Our very own Dr Bobby Lazzara has a new video posted for ORHub. Watch as he explains how First Case On Time Starts (FCOTS) impacts the financial bottom line of the OR.
The Cost of First Case On Time Starts
A recent JAMA article shows how an OR minute costs between $36 and $37 in California. An Article in OR Manager describing key benchmarks indicates that the median hospital performs at less than 65% on time for first cases. It also shows that FCOTS is a leading indicator of overall performance.
One of the key reasons that First Case On Time Starts are a leading indicator is because of the cascading effect that occurs when a case starts late. It sets the pace for the day both directly and indirectly. Directly, if the first case is late, then unless it runs short (scheduling accuracy is another indicator), the following case will also be delayed. This compounding problem can quickly lead to overtime. But FCOTS also indirectly affect performance by creating a culture of acceptable under performance. A culture of underperformance makes it progressively harder to improve processes.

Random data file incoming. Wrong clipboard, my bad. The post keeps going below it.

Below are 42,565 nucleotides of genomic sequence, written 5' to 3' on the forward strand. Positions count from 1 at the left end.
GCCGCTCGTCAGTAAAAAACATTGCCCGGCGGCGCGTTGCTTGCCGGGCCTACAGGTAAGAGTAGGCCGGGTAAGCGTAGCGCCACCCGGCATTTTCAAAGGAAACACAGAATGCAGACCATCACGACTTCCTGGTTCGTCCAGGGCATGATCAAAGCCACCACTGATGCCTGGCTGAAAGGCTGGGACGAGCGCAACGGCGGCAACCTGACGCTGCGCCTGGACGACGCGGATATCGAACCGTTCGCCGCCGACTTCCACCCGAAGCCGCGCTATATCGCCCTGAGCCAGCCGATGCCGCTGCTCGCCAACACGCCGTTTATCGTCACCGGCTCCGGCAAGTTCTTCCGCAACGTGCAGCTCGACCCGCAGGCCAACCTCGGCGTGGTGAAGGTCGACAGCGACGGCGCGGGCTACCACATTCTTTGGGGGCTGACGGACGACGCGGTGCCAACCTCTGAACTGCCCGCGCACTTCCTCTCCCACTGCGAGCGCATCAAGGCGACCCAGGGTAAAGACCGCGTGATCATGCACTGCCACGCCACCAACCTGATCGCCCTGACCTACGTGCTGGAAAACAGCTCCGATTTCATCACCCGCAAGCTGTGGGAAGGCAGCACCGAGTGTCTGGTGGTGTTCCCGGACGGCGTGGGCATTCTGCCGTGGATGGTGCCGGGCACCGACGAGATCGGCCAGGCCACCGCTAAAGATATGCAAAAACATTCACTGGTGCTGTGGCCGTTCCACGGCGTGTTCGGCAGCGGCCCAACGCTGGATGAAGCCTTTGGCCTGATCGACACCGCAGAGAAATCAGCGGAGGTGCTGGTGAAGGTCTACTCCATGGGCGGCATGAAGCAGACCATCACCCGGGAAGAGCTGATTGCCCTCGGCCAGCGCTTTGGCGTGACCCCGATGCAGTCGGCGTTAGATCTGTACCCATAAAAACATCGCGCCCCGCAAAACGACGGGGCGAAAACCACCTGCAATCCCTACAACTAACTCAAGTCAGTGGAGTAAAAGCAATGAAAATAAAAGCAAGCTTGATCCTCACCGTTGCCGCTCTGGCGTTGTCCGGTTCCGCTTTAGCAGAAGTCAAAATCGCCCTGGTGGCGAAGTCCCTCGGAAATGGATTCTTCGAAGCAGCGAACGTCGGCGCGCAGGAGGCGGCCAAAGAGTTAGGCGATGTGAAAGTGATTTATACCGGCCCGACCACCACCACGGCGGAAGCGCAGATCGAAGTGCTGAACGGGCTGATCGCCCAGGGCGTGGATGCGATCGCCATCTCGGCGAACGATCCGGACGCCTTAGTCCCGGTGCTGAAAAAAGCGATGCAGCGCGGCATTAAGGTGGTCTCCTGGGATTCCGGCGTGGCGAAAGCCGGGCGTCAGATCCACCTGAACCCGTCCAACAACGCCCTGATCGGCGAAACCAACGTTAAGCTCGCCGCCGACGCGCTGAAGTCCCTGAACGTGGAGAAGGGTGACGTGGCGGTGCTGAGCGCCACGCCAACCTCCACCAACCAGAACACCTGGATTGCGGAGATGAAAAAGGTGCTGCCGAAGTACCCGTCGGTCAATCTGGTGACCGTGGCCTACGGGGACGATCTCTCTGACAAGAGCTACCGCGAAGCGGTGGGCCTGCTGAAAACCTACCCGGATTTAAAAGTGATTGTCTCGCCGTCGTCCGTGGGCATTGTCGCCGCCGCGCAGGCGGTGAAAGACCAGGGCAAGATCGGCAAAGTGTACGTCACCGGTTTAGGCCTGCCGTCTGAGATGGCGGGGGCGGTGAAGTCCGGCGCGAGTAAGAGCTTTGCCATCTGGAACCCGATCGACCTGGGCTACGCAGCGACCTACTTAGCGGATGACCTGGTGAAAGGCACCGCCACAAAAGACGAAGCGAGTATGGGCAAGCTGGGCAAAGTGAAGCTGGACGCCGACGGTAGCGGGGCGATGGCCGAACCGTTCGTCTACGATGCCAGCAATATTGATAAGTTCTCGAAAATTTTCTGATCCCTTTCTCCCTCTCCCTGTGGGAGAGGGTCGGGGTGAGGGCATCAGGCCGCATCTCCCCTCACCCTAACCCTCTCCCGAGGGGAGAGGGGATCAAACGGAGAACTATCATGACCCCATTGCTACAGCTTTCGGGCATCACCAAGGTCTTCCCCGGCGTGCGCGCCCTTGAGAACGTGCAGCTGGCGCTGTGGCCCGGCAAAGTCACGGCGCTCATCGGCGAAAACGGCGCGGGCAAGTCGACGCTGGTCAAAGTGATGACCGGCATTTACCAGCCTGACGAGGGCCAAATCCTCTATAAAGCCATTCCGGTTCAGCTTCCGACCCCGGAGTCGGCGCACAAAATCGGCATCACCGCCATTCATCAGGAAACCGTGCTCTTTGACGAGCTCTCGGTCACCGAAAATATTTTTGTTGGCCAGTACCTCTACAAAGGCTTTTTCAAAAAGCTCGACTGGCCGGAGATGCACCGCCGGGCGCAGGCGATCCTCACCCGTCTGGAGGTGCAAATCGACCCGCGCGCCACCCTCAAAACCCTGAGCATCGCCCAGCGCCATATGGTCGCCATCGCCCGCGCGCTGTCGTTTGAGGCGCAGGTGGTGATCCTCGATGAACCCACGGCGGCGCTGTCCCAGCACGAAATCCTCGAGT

Surgical Spotlight’s On Time Starts Dashboard
We designed Surgical Spotlight to make investigation of all of the key performance metrics easy. The On Time Starts metrics make it easy to quantify and qualify the impact of FCOTS. Combining this with our Cadence view helps understand overall time usage of the OR.
Surgical Spotlight is meant to help improve processes in the OR. It looks at the same metrics outlined in ORManager article (and more) to help measure the OR performance. Once the performance is measured, it helps you identify root causes, and monitor the impact of changes in your OR. FCOTS are important to measure on an ongoing basis; course corrections need to occur before problems become ingrained or insurmountable. Daily and weekly detailed reviews are far more impactful than quarterly, high level summaries.